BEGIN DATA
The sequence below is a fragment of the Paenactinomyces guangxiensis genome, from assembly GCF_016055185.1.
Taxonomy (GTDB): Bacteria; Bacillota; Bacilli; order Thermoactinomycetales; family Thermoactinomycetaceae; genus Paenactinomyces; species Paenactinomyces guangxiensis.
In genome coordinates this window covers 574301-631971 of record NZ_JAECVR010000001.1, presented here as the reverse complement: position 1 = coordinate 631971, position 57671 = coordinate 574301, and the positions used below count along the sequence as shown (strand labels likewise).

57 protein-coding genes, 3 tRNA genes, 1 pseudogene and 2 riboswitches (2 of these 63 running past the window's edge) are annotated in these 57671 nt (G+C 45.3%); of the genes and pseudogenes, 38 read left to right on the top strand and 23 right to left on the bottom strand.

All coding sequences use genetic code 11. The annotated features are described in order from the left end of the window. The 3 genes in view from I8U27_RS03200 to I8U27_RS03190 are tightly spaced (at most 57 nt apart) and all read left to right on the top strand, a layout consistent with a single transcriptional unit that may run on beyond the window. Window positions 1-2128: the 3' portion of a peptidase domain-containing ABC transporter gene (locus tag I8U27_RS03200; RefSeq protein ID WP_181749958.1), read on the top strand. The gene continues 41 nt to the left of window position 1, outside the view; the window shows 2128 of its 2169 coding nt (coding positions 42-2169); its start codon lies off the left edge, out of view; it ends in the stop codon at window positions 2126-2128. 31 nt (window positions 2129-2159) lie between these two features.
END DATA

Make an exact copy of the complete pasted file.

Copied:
The sequence below is a fragment of the Paenactinomyces guangxiensis genome, from assembly GCF_016055185.1.
Taxonomy (GTDB): Bacteria; Bacillota; Bacilli; order Thermoactinomycetales; family Thermoactinomycetaceae; genus Paenactinomyces; species Paenactinomyces guangxiensis.
In genome coordinates this window covers 574301-631971 of record NZ_JAECVR010000001.1, presented here as the reverse complement: position 1 = coordinate 631971, position 57671 = coordinate 574301, and the positions used below count along the sequence as shown (strand labels likewise).

57 protein-coding genes, 3 tRNA genes, 1 pseudogene and 2 riboswitches (2 of these 63 running past the window's edge) are annotated in these 57671 nt (G+C 45.3%); of the genes and pseudogenes, 38 read left to right on the top strand and 23 right to left on the bottom strand.

All coding sequences use genetic code 11. The annotated features are described in order from the left end of the window. The 3 genes in view from I8U27_RS03200 to I8U27_RS03190 are tightly spaced (at most 57 nt apart) and all read left to right on the top strand, a layout consistent with a single transcriptional unit that may run on beyond the window. Window positions 1-2128: the 3' portion of a peptidase domain-containing ABC transporter gene (locus tag I8U27_RS03200; RefSeq protein ID WP_181749958.1), read on the top strand. The gene continues 41 nt to the left of window position 1, outside the view; the window shows 2128 of its 2169 coding nt (coding positions 42-2169); its start codon lies off the left edge, out of view; it ends in the stop codon at window positions 2126-2128. 31 nt (window positions 2129-2159) lie between these two features.